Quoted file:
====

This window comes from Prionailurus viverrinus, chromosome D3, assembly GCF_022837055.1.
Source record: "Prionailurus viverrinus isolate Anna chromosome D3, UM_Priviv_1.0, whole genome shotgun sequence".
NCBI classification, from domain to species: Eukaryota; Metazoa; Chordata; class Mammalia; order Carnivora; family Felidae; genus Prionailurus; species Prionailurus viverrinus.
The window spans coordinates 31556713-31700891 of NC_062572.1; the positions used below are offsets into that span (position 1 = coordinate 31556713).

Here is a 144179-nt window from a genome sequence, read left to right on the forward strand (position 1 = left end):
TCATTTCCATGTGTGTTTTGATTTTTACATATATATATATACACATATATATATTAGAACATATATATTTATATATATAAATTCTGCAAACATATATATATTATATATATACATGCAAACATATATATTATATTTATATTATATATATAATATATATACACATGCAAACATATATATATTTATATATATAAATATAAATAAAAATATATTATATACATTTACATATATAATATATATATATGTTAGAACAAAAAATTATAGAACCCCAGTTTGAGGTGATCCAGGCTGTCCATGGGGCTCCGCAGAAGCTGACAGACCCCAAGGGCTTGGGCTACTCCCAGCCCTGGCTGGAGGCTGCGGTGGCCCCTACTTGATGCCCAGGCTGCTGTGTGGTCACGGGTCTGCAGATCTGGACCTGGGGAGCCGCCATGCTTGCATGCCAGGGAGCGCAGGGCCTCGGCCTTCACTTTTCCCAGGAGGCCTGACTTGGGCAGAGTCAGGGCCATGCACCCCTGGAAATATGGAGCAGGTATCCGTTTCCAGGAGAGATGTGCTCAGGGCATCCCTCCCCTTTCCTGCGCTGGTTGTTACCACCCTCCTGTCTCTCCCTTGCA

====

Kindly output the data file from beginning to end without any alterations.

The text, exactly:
This window comes from Prionailurus viverrinus, chromosome D3, assembly GCF_022837055.1.
Source record: "Prionailurus viverrinus isolate Anna chromosome D3, UM_Priviv_1.0, whole genome shotgun sequence".
NCBI classification, from domain to species: Eukaryota; Metazoa; Chordata; class Mammalia; order Carnivora; family Felidae; genus Prionailurus; species Prionailurus viverrinus.
The window spans coordinates 31556713-31700891 of NC_062572.1; the positions used below are offsets into that span (position 1 = coordinate 31556713).

Here is a 144179-nt window from a genome sequence, read left to right on the forward strand (position 1 = left end):
TCATTTCCATGTGTGTTTTGATTTTTACATATATATATATACACATATATATATTAGAACATATATATTTATATATATAAATTCTGCAAACATATATATATTATATATATACATGCAAACATATATATTATATTTATATTATATATATAATATATATACACATGCAAACATATATATATTTATATATATAAATATAAATAAAAATATATTATATACATTTACATATATAATATATATATATGTTAGAACAAAAAATTATAGAACCCCAGTTTGAGGTGATCCAGGCTGTCCATGGGGCTCCGCAGAAGCTGACAGACCCCAAGGGCTTGGGCTACTCCCAGCCCTGGCTGGAGGCTGCGGTGGCCCCTACTTGATGCCCAGGCTGCTGTGTGGTCACGGGTCTGCAGATCTGGACCTGGGGAGCCGCCATGCTTGCATGCCAGGGAGCGCAGGGCCTCGGCCTTCACTTTTCCCAGGAGGCCTGACTTGGGCAGAGTCAGGGCCATGCACCCCTGGAAATATGGAGCAGGTATCCGTTTCCAGGAGAGATGTGCTCAGGGCATCCCTCCCCTTTCCTGCGCTGGTTGTTACCACCCTCCTGTCTCTCCCTTGCA